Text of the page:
By Colleen Sullivan
John Byrnes is a self-proclaimed “satisfied customer.” Diagnosed with stage IV pancreatic cancer in 2015, John is grateful for each and every day his Dana-Farber care team has given him.
Pancreatic cancer is challenging to treat in its later stages, and also very difficult to catch at an earlier, more treatable stage. Knowing the odds, both John and his wife, Mollie, knew that they needed to go to “the best of the best” for a second opinion. They needed to go to Dana-Farber.
John’s treatment plan included an experimental drug offered in a clinical trial. And while he would not describe his experience as comfortable or an easy road, he and Mollie are grateful that he has survived and lived a very fulfilling seven years—many more years than the original prognosis he was given before coming to Dana-Farber.
“I’m a satisfied customer, and I knew I could trust my team,” said John. “Dana-Farber has A+ people. Every person who touched us makes us feel taken care of, from the receptionist, to the cafeteria workers, to the phlebotomist, to the nurses and doctors.”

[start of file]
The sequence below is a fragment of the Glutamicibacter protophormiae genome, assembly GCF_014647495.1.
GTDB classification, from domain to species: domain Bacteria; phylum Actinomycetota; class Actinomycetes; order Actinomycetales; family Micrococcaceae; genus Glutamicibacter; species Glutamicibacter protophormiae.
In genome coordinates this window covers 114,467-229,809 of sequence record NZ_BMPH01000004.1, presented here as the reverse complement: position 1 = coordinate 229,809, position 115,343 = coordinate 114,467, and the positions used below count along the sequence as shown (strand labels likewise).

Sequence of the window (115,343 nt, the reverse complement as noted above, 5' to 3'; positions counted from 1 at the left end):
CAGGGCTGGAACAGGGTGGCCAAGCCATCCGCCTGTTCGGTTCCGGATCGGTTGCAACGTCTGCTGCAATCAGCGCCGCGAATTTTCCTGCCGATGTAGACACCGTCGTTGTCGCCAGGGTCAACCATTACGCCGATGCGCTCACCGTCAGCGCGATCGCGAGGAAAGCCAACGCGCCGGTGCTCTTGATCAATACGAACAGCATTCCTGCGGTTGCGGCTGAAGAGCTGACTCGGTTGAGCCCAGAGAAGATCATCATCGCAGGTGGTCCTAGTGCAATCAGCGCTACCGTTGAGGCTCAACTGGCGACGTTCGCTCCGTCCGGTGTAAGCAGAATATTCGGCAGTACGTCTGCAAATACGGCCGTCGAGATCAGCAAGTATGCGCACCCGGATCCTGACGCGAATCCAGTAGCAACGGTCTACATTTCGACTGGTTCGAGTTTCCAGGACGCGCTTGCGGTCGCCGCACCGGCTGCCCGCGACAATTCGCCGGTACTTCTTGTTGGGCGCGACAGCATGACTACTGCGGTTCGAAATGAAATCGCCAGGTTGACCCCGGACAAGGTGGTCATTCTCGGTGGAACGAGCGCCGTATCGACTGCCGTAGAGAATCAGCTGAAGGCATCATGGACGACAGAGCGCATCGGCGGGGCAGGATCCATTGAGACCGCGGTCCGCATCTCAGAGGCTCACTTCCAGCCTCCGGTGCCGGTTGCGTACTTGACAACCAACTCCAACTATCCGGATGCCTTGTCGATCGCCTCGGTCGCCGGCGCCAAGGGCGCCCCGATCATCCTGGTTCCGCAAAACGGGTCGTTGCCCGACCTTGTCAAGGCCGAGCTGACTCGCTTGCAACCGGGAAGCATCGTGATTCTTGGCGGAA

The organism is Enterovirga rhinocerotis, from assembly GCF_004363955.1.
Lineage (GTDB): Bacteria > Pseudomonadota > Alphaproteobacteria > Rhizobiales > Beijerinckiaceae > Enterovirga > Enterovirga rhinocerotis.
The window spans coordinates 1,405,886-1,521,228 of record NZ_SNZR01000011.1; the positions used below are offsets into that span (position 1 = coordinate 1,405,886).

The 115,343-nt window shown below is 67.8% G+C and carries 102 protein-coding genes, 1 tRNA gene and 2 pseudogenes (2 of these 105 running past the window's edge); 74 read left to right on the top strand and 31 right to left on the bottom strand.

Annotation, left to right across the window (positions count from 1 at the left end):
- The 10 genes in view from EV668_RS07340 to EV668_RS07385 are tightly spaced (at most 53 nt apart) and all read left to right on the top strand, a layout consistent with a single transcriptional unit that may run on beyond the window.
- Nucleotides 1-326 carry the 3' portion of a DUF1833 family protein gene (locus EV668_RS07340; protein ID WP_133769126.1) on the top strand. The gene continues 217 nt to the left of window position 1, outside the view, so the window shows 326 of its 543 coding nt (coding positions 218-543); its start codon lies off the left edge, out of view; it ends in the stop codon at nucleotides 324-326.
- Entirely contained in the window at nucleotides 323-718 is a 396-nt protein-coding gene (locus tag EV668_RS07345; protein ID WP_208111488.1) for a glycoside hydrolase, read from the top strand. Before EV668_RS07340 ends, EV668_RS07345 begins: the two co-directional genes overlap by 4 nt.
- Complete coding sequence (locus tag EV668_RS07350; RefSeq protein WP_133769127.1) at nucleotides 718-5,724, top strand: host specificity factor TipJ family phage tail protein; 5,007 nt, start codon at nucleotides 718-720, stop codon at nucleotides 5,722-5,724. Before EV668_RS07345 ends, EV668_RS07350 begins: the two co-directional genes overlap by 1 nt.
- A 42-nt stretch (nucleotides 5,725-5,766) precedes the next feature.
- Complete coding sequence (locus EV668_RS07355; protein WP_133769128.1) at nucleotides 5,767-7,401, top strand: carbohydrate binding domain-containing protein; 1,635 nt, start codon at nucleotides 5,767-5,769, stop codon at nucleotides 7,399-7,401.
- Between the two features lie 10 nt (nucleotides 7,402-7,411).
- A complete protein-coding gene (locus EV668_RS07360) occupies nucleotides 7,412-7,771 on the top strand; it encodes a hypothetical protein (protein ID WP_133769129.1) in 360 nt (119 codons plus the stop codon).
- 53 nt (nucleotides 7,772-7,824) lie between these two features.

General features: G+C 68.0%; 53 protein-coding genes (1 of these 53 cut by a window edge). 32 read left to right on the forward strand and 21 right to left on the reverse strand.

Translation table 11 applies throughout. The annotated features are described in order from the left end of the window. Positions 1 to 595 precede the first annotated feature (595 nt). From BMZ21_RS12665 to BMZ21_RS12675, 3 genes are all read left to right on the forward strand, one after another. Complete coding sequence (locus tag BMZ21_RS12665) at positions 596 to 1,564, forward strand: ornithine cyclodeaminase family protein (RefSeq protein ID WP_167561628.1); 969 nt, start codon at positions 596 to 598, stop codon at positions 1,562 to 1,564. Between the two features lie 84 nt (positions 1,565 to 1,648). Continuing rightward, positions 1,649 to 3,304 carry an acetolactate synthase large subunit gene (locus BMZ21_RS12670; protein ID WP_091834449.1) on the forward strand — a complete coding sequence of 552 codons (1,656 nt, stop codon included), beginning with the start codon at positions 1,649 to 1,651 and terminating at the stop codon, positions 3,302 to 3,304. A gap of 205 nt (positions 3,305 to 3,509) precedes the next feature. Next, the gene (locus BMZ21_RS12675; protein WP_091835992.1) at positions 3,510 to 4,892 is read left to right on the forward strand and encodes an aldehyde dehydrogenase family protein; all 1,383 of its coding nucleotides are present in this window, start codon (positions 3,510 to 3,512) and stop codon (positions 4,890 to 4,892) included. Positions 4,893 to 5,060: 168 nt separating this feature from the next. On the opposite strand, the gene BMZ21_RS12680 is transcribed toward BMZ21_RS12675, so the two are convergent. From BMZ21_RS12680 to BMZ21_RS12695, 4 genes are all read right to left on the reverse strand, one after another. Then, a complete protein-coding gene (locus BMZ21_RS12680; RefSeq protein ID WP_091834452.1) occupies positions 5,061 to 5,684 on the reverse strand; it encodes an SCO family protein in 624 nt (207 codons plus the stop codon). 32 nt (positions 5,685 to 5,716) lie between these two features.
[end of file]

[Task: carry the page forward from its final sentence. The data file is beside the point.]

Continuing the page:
One of the most comforting aspects of Dana-Farber for John was his doctors’ willingness to listen and give him options. He and Mollie have expressed their gratitude over the years by giving to Dana-Farber programs that help patients navigate their cancer—including patient assistance, the Blum Family Resource Center Van, and the Hale Family Center for Pancreatic Cancer Research.
Now most recently, the Byrneses have made a very generous gift of $1 million to support clinical research under the direction of John’s doctor, Kimberly Perez, MD.
“We’re motivated to help diagnose earlier, prolong life, and eventually eradicate this dreadful disease,” said Mollie.
With this funding, Perez has launched a clinical trial to test a new combination therapy for patients with localized pancreatic cancer—early stage cancer that has not yet spread to other organs. Perez’s Hale Center colleague Stephanie Dougan, PhD, recently discovered that introducing an inhibitor on the TGF-beta pathway, which is involved in many cellular functions, boosted the efficacy of the chemotherapy used for pancreatic cancer. The Byrneses’ gift will allow Perez to study the blood and other tissue samples from patients on the trial to understand how this new therapy alters the tumor biology, which will shed light on why some patients respond and others become resistant to the therapy.
“This clinical trial marks the first bench-to-bedside translational study to be carried out entirely within the Hale Center—a triumph of collaborative science,” said Perez. “By leading clinical trials, we can change how patients with pancreatic cancer are treated across the globe. We’re so grateful for John and Mollie’s generous support.”